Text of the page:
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One of the smallest species native to North America needs your help.
Tricolored bats, named for their distinctive yellow-brown hair, are on the brink of extinction. White-nose syndrome, a fungal disease, is decimating the species at unprecedented rates.1
In light of this, the U.S. Fish and Wildlife Service (FWS) has proposed listing the tricolored bat as endangered. This is critical to ensuring tricolored bats receive the additional federal protections they need to survive.
Sign onto our petition in support of listing tricolored bats as an endangered species.
White-nose syndrome was first identified in bats in America in 2006. Since then, the disease has wiped out approximately 90% of tricolored bats.2
This is not just devastating for tricolored bats themselves, but also for the greater environment. Tricolored bats play an important role in maintaining a healthy ecosystem. They contribute to natural pest control and are important to agriculture.3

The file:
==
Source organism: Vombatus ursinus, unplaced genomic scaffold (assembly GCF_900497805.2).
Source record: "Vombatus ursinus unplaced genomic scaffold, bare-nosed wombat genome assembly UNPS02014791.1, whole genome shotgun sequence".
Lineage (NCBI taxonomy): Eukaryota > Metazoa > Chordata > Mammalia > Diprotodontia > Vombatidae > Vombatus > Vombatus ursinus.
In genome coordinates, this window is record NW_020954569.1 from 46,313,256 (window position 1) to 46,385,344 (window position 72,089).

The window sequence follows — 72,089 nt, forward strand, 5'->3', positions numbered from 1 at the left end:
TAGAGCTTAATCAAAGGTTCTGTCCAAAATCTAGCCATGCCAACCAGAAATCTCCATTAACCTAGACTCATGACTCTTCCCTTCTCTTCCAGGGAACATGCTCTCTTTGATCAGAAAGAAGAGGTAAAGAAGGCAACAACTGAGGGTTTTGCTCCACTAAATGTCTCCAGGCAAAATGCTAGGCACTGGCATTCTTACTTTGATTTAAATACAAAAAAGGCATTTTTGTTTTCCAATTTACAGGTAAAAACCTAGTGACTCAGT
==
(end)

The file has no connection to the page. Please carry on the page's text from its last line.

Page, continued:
Federal protections are urgently needed. Protections under the Endangered Species Act will ensure more resources are dedicated to getting white-nose syndrome under control and give tricolored bats a chance to bounce back.
FWS is currently accepting public input on its proposal to list tricolored bats as endangered under the Endangered Species Act. It is legally obligated to review and consider all comments in its decision making. By speaking up today, you can help build the necessary support to protect these tiny bats.
1. John Flesher, "Fungal outbreak threatens tricolored bat with extinction," AP News, September 13, 2022.
2. John Flesher, "Fungal outbreak threatens tricolored bat with extinction," AP News, September 13, 2022.
3. Anna Walker, "Managing Forests to Conserve Bat Populations Affected by White-Nose Syndrome," USDA Southern Research Center, August 24, 2016.